KEARNS, Utah (AP) — Competing on a split team as controversy swirls around U.S. Short Track Speedskating coaches accused of abuse has created an awkward atmosphere at the Utah Olympic Oval, one skater said Monday.
"Strange really isn't the word," said Emily Scott, who is competing this week for the splinter FAST Team at the U.S. Single Distance Short Track Speedskating Championships. "It's uncomfortable at times, but this is my career, and I have to focus on it and focus on what's important for myself."
Scott is part of a group of short track skaters who pulled away from the U.S. National racing program.
Yet while she was part of an initial grievance against U.S. Speedskating, she is not part of a demand for arbitration that seeks to have Jae Su Chun and two assistants barred from coaching the U.S. team at the fall World Cup events and beyond.
"I've separated myself," Scott said Monday of leaving the national racing program. "Everyone kind of left for their own reasons. I wasn't really enjoying myself and wanted a better environment. Now I love skating again."
Fourteen current members of the national team, including 2010 Olympic medalists Allison Baver, J.R. Celski, Travis Jayner and Jordan Malone, initially signed a grievance alleging they were abused verbally, physically and psychologically by Chun.
The attorney representing them maintains they will not skate for Chun or his assistants and would end their careers rather than do so.
Nine other skaters, including Olympic medalist and 2012 U.S. champion Lana Gehring, and national team members Kimberly Derrick and Jessica Smith have signed a counter statement backing Chun and assistant Jun Hyung Yeo.
Yeo has taken over coaching the national program after U.S. Speedskating placed Chun on administrative leave while an independent law firm investigates the abuse complaints and other allegations.
Scott was the only member of either group willing to talk Monday.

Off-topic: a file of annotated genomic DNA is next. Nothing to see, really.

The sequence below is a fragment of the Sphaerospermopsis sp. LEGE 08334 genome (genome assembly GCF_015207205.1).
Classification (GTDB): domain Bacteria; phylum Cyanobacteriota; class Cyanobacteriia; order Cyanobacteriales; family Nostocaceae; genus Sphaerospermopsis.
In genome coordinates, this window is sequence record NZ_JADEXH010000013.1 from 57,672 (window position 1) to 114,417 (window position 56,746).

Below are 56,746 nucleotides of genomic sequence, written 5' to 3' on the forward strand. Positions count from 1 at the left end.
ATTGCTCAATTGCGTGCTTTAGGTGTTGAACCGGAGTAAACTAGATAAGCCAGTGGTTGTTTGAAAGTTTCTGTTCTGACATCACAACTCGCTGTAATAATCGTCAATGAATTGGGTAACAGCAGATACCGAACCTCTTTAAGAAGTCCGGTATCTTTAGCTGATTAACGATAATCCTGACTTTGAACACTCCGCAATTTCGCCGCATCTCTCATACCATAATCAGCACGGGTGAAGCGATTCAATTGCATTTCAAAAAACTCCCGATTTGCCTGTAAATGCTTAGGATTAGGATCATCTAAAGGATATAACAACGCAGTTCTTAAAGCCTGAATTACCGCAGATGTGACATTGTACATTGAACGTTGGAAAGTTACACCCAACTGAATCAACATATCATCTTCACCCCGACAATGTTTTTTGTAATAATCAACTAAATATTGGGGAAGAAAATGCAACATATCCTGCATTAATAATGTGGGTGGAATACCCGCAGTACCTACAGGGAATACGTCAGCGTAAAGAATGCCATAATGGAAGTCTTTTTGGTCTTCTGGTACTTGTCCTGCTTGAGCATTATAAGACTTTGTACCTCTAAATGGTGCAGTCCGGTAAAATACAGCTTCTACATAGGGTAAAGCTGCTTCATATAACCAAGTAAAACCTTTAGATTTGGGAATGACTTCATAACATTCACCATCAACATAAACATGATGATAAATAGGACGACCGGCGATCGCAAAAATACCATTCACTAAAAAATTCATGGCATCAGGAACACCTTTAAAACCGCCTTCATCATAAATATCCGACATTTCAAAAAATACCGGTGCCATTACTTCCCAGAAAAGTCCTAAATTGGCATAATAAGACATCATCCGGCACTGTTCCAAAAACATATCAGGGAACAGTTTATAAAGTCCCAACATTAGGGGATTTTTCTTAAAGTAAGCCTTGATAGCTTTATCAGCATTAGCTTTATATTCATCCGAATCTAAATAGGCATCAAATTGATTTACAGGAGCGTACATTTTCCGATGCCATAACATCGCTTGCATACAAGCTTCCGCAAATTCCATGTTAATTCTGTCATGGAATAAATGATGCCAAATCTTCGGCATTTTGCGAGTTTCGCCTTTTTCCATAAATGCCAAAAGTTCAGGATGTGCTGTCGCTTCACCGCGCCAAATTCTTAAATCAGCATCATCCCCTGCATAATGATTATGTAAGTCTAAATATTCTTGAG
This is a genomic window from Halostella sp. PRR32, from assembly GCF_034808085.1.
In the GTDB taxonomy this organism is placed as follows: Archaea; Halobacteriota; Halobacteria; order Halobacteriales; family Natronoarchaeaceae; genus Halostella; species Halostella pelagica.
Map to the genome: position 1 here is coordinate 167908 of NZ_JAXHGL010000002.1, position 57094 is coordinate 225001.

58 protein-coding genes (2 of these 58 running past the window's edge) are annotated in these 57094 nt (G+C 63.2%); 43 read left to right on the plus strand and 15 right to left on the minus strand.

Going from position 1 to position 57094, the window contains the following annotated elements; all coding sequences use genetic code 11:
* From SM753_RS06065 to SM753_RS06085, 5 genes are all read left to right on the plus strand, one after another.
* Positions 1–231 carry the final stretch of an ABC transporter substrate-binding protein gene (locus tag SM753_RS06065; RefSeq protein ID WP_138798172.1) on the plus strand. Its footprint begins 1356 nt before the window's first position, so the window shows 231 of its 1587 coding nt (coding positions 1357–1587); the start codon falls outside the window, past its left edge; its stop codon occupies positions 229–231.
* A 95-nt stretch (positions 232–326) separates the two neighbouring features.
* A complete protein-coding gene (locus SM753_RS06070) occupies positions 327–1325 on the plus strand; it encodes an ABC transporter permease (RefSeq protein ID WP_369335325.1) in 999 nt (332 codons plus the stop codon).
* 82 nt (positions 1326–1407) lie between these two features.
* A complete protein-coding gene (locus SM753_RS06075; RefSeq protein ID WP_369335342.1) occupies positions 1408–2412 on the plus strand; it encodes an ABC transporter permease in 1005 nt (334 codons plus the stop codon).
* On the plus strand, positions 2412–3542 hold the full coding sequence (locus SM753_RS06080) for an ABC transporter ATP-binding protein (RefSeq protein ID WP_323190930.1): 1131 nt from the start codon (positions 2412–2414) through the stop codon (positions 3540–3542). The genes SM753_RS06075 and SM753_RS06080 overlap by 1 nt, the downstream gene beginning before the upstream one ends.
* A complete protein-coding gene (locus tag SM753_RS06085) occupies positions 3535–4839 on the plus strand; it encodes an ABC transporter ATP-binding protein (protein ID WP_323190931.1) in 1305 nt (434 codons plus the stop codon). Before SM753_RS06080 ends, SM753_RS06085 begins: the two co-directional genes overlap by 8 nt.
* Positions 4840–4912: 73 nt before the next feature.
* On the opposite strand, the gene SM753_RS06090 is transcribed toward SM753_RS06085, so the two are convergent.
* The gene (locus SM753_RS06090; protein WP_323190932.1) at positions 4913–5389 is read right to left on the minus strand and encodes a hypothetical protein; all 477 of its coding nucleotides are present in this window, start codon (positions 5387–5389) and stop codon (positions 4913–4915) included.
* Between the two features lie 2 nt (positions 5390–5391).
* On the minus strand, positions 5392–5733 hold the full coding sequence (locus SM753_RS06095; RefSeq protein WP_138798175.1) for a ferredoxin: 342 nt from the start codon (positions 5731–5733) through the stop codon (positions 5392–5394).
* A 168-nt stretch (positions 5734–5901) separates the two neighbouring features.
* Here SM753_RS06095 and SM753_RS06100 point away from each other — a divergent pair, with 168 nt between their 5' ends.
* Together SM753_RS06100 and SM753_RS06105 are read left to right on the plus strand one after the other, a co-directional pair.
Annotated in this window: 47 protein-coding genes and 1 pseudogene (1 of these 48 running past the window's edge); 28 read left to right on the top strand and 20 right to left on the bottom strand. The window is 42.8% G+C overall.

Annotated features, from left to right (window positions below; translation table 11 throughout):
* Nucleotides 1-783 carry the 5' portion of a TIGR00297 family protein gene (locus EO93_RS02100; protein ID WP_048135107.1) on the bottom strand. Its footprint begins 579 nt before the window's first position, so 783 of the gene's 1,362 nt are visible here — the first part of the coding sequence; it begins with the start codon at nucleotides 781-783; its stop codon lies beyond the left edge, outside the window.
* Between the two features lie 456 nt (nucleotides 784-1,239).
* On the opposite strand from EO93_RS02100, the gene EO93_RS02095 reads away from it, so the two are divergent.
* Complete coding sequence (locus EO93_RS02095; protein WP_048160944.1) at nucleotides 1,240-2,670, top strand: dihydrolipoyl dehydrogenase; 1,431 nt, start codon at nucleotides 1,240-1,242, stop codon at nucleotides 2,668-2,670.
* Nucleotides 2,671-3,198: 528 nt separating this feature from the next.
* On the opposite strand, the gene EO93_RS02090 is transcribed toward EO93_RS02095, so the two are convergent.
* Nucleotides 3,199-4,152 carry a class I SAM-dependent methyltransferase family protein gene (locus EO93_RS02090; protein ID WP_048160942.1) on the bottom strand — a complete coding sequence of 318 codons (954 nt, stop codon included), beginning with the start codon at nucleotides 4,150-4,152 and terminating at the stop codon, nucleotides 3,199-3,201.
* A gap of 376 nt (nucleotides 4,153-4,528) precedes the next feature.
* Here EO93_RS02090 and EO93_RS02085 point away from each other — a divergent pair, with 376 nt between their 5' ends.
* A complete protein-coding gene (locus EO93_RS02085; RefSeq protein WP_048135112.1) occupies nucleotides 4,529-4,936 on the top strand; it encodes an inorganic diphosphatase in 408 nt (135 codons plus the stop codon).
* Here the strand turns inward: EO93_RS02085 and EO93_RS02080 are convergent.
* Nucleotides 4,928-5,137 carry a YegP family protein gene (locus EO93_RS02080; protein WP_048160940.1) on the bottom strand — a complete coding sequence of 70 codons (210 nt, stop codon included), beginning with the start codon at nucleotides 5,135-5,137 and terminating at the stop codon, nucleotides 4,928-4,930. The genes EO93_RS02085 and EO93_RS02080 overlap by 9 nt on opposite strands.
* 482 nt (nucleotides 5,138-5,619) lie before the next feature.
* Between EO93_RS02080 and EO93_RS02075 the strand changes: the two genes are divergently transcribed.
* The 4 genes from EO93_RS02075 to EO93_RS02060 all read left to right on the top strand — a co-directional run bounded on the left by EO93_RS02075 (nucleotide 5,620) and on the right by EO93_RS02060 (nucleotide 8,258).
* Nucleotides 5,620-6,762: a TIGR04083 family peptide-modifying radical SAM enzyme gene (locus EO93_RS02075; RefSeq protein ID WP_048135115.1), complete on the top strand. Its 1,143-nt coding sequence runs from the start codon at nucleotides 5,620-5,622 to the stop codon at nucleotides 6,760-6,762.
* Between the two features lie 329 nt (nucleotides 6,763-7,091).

The demand for arbitration claims Chun also was the mastermind of an incident at the 2011 World Championships in which short track skater Simon Cho is accused of tampering with the skate of a Canadian athlete.
Chun has denied the abuse accusations and on Monday, his attorney in the arbitration, Russell Fericks, denied Chun had any role in the skate tampering.
Cho has declined to comment about the tampering incident but is competing this week with the U.S. National racing program.
Scott, who was willing to talk before practice Monday in the Salt Lake City suburb, said competitors are trying to focus on the upcoming competition, which will determine the fall World Cup team.
But it is awkward.
While one group is finishing its on-ice work, the other is just starting. Their paths inevitably cross.
"'We say our hellos and I think they are genuine," Scott said. "It's an unfortunate situation. Some people have taken sides, unfortunately. I speak for myself. I don't have hate for anybody. They are my teammates and I hope they'll be my teammates in the future."
She said that includes Cho.
Scott, a 23-year-old former inline skater, has only been a short track skater for four years and said she didn't really work with Chun, only Yeo.
For now, Yeo is in charge of the national racing program and the FAST Team is led by Alex Izykowski and Anthony Barthell.
An arbitration hearing is set for Oct. 3-5 in Salt Lake City. The attorney who represents the skaters who filed the grievance and a complaint with the U.S. Olympic Committee said he intends to call Cho as a witness.
Scott said she remains optimistic the controversy will be resolved.
"No matter what, through everything, we always do perform and I think we're going to overcome this," Scott said.
The controversy has been brewing for months. The code of conduct complaint accuses Chun of slamming an athlete against a wall and repeatedly hitting him, throwing bottles and chairs at skaters and repeatedly telling female skaters they were "fat" and "disgusting."
An initial grievance signed by 19 skaters on Aug. 30 alleged longstanding problems — from federation governance and finances to administrative structure. It even claimed the federation cheated on its taxes.
Skater Levi Kirkpatrick separately accused U.S. Speedskating executive director Mark Greenwald of "code of conduct" violations for threatening Kirkpatrick and failing to properly manage the program.
But the most serious allegations are against Chun, the former head coach of the South Korea national team hired in 2007 and credited with improving the U.S. team before the Vancouver Games, where short track skaters led by Apolo Anton Ohno and Katherine Reutter won six medals.
Neither Ohno nor Reutter signed the complaints. Ohno has not said whether he plans to come back for a fourth Olympics and Reutter is recovering from hip surgery and is not competing this week.